Mr. Speaker, I would like to thank the President of the Treasury Board for introducing legislation after 34 years that would modernize this essential right to know legislation, as well as for saying that this is only a work in progress and that he will welcome input at the committee stage, presumably including amendments to this bill.
The Centre for Law and Democracy, like so many other groups, has claimed:
...the bill is far more conspicuous for what it fails to do, putting in place only one or at best one and one-half of the reforms called for by Canadians....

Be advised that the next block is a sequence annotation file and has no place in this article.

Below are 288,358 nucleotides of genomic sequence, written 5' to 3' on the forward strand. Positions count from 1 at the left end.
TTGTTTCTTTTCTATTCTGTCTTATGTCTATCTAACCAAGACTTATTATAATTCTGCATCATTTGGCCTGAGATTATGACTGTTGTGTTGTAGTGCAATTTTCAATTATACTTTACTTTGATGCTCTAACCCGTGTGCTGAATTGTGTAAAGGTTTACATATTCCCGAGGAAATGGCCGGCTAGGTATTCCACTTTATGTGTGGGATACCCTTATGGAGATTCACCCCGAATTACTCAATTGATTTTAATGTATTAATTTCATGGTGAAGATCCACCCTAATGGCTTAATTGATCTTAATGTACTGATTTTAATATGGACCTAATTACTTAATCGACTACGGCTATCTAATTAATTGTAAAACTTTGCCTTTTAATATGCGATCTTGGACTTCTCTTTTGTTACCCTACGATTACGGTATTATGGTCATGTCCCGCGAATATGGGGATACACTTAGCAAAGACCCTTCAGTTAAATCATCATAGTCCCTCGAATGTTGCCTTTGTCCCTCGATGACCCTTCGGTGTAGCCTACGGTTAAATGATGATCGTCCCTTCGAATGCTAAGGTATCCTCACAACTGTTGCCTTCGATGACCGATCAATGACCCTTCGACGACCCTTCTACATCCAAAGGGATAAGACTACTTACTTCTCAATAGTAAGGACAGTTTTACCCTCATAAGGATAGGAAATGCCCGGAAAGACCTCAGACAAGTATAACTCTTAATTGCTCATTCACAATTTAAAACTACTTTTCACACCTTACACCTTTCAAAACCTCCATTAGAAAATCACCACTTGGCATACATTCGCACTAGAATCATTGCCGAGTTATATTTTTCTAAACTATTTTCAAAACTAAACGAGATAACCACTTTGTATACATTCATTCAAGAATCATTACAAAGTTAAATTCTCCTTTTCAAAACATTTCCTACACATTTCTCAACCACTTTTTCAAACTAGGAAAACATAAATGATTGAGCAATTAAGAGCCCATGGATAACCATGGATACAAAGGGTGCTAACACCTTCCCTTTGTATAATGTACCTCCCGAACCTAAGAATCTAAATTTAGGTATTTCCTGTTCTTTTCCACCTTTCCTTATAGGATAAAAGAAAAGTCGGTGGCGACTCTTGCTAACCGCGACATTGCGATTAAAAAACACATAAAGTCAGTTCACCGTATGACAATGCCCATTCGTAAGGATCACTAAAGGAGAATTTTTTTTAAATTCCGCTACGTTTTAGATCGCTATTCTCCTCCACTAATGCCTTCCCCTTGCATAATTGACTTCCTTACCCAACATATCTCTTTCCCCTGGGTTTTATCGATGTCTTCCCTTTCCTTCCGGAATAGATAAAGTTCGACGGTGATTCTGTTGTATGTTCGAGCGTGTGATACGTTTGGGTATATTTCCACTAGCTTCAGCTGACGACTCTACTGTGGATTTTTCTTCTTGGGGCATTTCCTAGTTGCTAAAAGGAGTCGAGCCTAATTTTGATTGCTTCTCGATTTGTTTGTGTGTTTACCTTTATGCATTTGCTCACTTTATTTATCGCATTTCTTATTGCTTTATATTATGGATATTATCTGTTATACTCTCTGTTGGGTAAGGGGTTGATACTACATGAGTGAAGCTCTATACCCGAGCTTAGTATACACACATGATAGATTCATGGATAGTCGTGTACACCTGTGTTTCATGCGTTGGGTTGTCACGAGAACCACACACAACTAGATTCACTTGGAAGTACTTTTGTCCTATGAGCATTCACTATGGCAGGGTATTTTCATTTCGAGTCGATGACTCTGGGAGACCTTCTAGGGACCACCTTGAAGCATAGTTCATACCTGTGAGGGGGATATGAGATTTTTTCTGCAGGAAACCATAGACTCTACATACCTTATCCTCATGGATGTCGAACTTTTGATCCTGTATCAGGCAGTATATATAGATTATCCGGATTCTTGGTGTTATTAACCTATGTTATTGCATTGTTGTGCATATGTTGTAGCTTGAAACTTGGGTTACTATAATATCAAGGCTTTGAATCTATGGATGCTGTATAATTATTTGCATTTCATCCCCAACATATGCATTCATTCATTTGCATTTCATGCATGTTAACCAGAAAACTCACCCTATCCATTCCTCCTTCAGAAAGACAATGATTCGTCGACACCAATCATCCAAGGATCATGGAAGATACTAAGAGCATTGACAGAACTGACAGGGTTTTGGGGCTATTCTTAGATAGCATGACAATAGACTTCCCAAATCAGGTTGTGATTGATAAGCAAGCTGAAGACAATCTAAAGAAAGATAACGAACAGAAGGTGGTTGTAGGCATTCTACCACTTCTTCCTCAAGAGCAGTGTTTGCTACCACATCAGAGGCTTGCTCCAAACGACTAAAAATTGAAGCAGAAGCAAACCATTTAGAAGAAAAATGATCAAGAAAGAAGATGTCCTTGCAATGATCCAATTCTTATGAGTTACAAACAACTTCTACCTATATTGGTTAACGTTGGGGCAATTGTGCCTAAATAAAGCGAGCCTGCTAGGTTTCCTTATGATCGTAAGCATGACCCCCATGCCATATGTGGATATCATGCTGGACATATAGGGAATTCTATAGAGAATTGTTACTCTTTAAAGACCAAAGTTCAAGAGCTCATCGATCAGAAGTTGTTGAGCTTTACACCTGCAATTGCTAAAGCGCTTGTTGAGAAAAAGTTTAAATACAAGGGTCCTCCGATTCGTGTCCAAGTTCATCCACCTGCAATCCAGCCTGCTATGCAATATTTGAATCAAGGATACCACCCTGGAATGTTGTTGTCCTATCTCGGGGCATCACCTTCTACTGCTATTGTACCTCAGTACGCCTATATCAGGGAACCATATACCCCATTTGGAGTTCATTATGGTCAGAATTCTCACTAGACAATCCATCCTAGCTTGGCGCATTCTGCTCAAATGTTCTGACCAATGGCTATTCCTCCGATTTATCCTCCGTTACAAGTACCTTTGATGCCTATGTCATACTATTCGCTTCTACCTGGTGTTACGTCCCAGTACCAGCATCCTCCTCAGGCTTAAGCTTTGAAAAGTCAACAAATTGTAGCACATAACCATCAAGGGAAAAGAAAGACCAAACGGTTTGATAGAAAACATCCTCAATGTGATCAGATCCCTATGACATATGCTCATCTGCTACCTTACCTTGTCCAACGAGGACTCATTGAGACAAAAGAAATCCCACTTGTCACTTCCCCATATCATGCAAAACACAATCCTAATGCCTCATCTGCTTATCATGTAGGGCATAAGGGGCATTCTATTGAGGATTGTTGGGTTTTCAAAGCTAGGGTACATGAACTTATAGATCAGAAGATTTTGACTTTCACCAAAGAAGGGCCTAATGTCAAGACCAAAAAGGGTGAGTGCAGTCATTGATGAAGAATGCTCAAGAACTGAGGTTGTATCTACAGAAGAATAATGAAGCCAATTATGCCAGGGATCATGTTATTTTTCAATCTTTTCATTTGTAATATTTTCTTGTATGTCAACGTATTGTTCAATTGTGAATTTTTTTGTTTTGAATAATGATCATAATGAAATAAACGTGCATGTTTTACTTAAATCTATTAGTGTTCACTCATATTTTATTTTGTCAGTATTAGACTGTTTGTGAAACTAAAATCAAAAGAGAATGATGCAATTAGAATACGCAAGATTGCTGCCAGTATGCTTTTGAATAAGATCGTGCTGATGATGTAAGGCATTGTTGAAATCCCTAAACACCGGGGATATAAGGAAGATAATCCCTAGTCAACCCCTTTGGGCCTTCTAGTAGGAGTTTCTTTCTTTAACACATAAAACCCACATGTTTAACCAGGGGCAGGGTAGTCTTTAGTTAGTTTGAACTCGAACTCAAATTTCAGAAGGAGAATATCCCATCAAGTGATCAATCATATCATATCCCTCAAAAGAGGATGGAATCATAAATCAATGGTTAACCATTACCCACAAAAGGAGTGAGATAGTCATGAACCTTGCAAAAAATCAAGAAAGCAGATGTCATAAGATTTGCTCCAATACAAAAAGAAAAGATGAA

It does nothing to address the broad regime of exceptions (if anything, expanding its scope slightly).
Of course, it does not fix the massive loopholes that currently exist. In fact, it introduces a new one, which I will talk about later.
What confidence can Canadians have that this will truly reflect this new openness by default that the minister spoke of?